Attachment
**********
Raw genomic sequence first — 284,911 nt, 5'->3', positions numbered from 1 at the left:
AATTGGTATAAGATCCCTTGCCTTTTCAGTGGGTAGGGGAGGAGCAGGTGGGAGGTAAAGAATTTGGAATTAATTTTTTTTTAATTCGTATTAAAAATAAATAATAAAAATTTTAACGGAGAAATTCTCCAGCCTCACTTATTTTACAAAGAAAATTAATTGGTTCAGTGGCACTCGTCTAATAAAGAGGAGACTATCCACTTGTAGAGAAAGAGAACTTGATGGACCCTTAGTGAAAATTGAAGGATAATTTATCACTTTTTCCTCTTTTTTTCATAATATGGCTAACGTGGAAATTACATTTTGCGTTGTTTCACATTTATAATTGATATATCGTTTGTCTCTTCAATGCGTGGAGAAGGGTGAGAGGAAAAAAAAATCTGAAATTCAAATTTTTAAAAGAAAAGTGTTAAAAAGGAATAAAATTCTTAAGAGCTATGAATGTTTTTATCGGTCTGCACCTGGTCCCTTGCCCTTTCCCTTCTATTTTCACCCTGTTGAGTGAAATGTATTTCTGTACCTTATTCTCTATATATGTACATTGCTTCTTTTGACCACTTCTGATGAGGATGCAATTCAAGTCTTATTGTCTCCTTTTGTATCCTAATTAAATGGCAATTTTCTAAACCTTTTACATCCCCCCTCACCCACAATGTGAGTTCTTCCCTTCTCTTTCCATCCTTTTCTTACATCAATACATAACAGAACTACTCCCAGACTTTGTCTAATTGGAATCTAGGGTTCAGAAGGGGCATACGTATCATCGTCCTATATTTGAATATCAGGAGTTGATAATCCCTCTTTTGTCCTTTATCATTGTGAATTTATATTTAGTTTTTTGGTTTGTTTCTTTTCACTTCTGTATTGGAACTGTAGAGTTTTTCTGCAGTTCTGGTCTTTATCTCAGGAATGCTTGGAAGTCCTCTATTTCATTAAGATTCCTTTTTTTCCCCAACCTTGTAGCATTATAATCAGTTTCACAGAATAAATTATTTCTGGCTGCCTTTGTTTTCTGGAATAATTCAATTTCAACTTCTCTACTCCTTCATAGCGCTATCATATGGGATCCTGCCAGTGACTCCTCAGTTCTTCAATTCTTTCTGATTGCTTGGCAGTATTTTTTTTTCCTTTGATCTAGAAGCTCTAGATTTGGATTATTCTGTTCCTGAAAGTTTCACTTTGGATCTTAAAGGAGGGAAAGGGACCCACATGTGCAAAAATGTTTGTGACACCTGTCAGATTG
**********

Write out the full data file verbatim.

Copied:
Raw genomic sequence first — 284,911 nt, 5'->3', positions numbered from 1 at the left:
AATTGGTATAAGATCCCTTGCCTTTTCAGTGGGTAGGGGAGGAGCAGGTGGGAGGTAAAGAATTTGGAATTAATTTTTTTTTAATTCGTATTAAAAATAAATAATAAAAATTTTAACGGAGAAATTCTCCAGCCTCACTTATTTTACAAAGAAAATTAATTGGTTCAGTGGCACTCGTCTAATAAAGAGGAGACTATCCACTTGTAGAGAAAGAGAACTTGATGGACCCTTAGTGAAAATTGAAGGATAATTTATCACTTTTTCCTCTTTTTTTCATAATATGGCTAACGTGGAAATTACATTTTGCGTTGTTTCACATTTATAATTGATATATCGTTTGTCTCTTCAATGCGTGGAGAAGGGTGAGAGGAAAAAAAAATCTGAAATTCAAATTTTTAAAAGAAAAGTGTTAAAAAGGAATAAAATTCTTAAGAGCTATGAATGTTTTTATCGGTCTGCACCTGGTCCCTTGCCCTTTCCCTTCTATTTTCACCCTGTTGAGTGAAATGTATTTCTGTACCTTATTCTCTATATATGTACATTGCTTCTTTTGACCACTTCTGATGAGGATGCAATTCAAGTCTTATTGTCTCCTTTTGTATCCTAATTAAATGGCAATTTTCTAAACCTTTTACATCCCCCCTCACCCACAATGTGAGTTCTTCCCTTCTCTTTCCATCCTTTTCTTACATCAATACATAACAGAACTACTCCCAGACTTTGTCTAATTGGAATCTAGGGTTCAGAAGGGGCATACGTATCATCGTCCTATATTTGAATATCAGGAGTTGATAATCCCTCTTTTGTCCTTTATCATTGTGAATTTATATTTAGTTTTTTGGTTTGTTTCTTTTCACTTCTGTATTGGAACTGTAGAGTTTTTCTGCAGTTCTGGTCTTTATCTCAGGAATGCTTGGAAGTCCTCTATTTCATTAAGATTCCTTTTTTTCCCCAACCTTGTAGCATTATAATCAGTTTCACAGAATAAATTATTTCTGGCTGCCTTTGTTTTCTGGAATAATTCAATTTCAACTTCTCTACTCCTTCATAGCGCTATCATATGGGATCCTGCCAGTGACTCCTCAGTTCTTCAATTCTTTCTGATTGCTTGGCAGTATTTTTTTTTCCTTTGATCTAGAAGCTCTAGATTTGGATTATTCTGTTCCTGAAAGTTTCACTTTGGATCTTAAAGGAGGGAAAGGGACCCACATGTGCAAAAATGTTTGTGACACCTGTCAGATTG